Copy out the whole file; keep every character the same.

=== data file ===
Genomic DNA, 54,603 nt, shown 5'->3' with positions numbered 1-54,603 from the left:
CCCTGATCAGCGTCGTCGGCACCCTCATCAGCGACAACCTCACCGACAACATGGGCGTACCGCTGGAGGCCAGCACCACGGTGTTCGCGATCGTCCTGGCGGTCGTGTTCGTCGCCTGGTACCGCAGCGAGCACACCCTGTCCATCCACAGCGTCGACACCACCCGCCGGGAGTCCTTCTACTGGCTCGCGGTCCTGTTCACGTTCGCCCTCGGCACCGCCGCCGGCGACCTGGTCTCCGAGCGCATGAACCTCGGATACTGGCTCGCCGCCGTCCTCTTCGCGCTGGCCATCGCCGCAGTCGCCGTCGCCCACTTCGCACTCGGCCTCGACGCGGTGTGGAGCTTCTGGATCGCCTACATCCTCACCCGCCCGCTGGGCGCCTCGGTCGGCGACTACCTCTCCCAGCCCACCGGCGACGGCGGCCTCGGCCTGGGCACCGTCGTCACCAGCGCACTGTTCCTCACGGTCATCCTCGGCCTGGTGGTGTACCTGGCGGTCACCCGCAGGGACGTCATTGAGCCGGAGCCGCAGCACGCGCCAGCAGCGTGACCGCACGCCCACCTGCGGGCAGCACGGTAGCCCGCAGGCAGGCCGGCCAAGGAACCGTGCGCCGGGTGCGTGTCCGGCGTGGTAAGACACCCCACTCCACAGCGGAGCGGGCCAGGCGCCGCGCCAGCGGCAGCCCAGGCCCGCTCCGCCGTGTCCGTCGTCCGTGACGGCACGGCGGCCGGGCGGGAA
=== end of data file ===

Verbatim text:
Genomic DNA, 54,603 nt, shown 5'->3' with positions numbered 1-54,603 from the left:
CCCTGATCAGCGTCGTCGGCACCCTCATCAGCGACAACCTCACCGACAACATGGGCGTACCGCTGGAGGCCAGCACCACGGTGTTCGCGATCGTCCTGGCGGTCGTGTTCGTCGCCTGGTACCGCAGCGAGCACACCCTGTCCATCCACAGCGTCGACACCACCCGCCGGGAGTCCTTCTACTGGCTCGCGGTCCTGTTCACGTTCGCCCTCGGCACCGCCGCCGGCGACCTGGTCTCCGAGCGCATGAACCTCGGATACTGGCTCGCCGCCGTCCTCTTCGCGCTGGCCATCGCCGCAGTCGCCGTCGCCCACTTCGCACTCGGCCTCGACGCGGTGTGGAGCTTCTGGATCGCCTACATCCTCACCCGCCCGCTGGGCGCCTCGGTCGGCGACTACCTCTCCCAGCCCACCGGCGACGGCGGCCTCGGCCTGGGCACCGTCGTCACCAGCGCACTGTTCCTCACGGTCATCCTCGGCCTGGTGGTGTACCTGGCGGTCACCCGCAGGGACGTCATTGAGCCGGAGCCGCAGCACGCGCCAGCAGCGTGACCGCACGCCCACCTGCGGGCAGCACGGTAGCCCGCAGGCAGGCCGGCCAAGGAACCGTGCGCCGGGTGCGTGTCCGGCGTGGTAAGACACCCCACTCCACAGCGGAGCGGGCCAGGCGCCGCGCCAGCGGCAGCCCAGGCCCGCTCCGCCGTGTCCGTCGTCCGTGACGGCACGGCGGCCGGGCGGGAA